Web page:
Anything could be true. The so-called laws of Nature were nonsense. The law of gravity was nonsense. 'If I wished,' O'Brien had said, 'I could float off this floor like a soap bubble.' Winston worked it out. 'If he thinks he floats off the floor, and if I simultaneously think I see him do it, then the thing happens.' Suddenly, like a lump of submerged wreckage breaking the surface of water, the thought burst into his mind: 'It doesn't really happen. We imagine it. It is hallucination.' He pushed the thought under instantly. The fallacy was obvious. It presupposed that somewhere or other, outside oneself, there was a 'real' world where 'real' things happened. But how could there be such a world? What knowledge have we of anything, save through our own minds? All happenings are in the mind. Whatever happens in all minds, truly happens.

1984 [george-orwell.org]

Also, I really doubt this:

I do respect the beliefs of others

because I don't think you respect the belief of a [supposed] Muslim fanatic that blowing himself up together with a bunch of innocent people is a GoodThing(TM).

Re:Now... (1)

coliverhb (886806) | about 2 years ago | (#39648569)

It's times like this when I think about what I would say if a religious fundamentalist came up to me and asked me (and, yes, I know I have a tendency to over-dramatize my thoughts) "What has your precious science given you?" to which I would reply "Doubt."

Now here's where I get to how this involves your post; you seem awfully sure that there is no God - even to the point where you're claiming to know the intricacies of the universe to the extent that you can apparently claim to know every point in time from the universes beginning to its end and the whole of existence within it.

Seems evidence to me that God exists, and his Slashdot SN is geekoid.

Re:Now... (2)

tnk1 (899206) | about 2 years ago | (#39647923)

This IS a possibility under what I would call "Weak Intelligent Design".

However, it is important to note that, in that context, Weak ID is not a direct competitor to evolution, it is a cause of it. Therefore, evolution becomes the only *scientific* mechanism for actual development of species (although a hypothetical deity could still decide to intervene directly). A Weak ID person may well then oppose this law because there is no scientific evidence for any other theory that describes how species emerge. To their mind, any "Strong ID" belongs more properly in a philosophy classroom, not in a science classroom, because it describes something that is possible, but impossible to use science to prove.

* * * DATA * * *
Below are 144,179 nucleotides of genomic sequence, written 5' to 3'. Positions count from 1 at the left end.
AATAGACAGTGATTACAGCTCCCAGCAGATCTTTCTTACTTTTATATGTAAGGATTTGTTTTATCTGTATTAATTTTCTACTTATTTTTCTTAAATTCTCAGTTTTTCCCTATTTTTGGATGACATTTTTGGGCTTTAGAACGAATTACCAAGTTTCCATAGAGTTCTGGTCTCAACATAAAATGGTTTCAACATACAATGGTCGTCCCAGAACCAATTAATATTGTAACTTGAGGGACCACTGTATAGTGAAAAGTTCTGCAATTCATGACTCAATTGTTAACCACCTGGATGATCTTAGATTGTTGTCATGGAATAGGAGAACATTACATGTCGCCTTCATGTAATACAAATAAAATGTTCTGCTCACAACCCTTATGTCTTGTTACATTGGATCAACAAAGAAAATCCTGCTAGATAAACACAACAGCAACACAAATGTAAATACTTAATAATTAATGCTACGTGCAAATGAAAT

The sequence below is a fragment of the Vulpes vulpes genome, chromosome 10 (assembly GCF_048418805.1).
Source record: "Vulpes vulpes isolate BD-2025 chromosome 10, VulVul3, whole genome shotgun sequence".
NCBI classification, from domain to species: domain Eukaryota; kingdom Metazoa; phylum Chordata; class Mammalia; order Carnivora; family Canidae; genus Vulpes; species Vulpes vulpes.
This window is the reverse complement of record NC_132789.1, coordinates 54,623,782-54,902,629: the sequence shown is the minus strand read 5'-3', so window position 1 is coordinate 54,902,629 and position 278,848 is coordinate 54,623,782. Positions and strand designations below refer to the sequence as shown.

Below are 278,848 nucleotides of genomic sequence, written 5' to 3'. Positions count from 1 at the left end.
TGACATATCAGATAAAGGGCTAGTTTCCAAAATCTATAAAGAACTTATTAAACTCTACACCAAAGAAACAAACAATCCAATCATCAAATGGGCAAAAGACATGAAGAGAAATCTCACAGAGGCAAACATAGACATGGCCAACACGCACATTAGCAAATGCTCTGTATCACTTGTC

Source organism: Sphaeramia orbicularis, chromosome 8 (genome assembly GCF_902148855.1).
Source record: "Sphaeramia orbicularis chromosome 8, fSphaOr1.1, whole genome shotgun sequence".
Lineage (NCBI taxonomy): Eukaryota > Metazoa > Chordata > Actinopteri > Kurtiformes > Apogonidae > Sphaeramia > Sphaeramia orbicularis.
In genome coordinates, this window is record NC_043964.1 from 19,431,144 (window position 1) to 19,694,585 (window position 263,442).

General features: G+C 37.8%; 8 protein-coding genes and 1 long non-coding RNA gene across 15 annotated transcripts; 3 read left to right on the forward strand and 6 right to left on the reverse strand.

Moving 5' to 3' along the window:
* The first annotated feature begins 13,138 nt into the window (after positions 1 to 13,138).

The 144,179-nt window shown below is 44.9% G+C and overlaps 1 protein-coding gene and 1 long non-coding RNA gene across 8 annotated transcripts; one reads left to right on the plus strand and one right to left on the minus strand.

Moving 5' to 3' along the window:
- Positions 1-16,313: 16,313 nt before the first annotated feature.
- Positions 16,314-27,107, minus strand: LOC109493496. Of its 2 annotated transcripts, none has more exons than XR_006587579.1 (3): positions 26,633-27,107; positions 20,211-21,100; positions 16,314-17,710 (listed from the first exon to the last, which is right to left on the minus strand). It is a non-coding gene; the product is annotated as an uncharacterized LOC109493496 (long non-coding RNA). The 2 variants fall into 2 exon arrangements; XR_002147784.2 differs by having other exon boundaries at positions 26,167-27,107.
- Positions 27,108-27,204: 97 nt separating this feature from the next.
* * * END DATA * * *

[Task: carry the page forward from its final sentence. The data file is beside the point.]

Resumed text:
It does bear mentioning that it is possible that a deity could have created the Earth and Universe in 6006BC, and then simply created those entities in such as way as to make them look like they were 15 billion years old. There is nothing that prevents a creator from creating current conditions "in place" and then laughing as we scamper around trying to figure out what happened. And that is why I usually don't get spun up about this stuff. Thinking that way is entirely useless as a way of making scientific discoveries, but there is nothing that says science has to have the answers to *everything*.

Re:Now... (1)

ppanon (16583) | about 2 years ago | (#39650553)

Your last paragraph describes what I consider to be religious existentialism, with even less use and insight than secular/traditional existentialism. I rarely find practical jokes or fraud to be even remotely funny, except sometimes when practiced on people with a heavily overdrawn karma account, and any deity that engages in them indiscriminately isn't worthy of much respect in my opinion.

Re:Now... (1)

tnk1 (899206) | more than 2 years ago | (#39652225)

You only say that because you don't think you're going to come face to face with an actual deity.

For my part, I make it a point of respecting anything that can smite me so hard I taste the color blue, two weeks ago. Particularly since two weeks ago was very out of season for blues. I prefer a good taupe in the morning to go with my heaping portion of Dada.

Re:Now... (1)

ppanon (16583) | more than 2 years ago | (#39653015)

In the same way that you can hate the sin and love the sinner, I can respect the smiting and the blue while still thinking the smiter's an ass. To provide a Godwining example, Messerschmitt Me 262 or Panzerkampfwagen V Panther and Adolph Hitler.

Re:Now... (1)

radtea (464814) | more than 2 years ago | (#39657023)

Thinking that way is entirely useless as a way of making scientific discoveries, but there is nothing that says science has to have the answers to *everything*.

But there is something (the Jaynes/Cox derivation of Bayes' rule, which depends only on a consistency condition) that says that if science doesn't have the answer, neither does anything else.

Re:Now... (1)

Tablizer (95088) | about 2 years ago | (#39648491)

An example is Monsanto. They are semi-gods and semi-creators. And they have a lot of wrath.

Re:Now... (0)

Anonymous Coward | about 2 years ago | (#39649377)

and a lot of white mana to cast it with

Re:Now... (1)

bigAhi (1718886) | about 2 years ago | (#39648827)

that it hopes will bring about more advanced "brains"

Wouldn't it be likely that the the "intelligence", the Ph.D. students in this case, would tweak the parameters, or nudge the evolution in a particular direction. Or introduce a mechanism or object that might change the course of the evolution? I know I would if I were in their shoes, probably repeatedly if I had a desired outcome.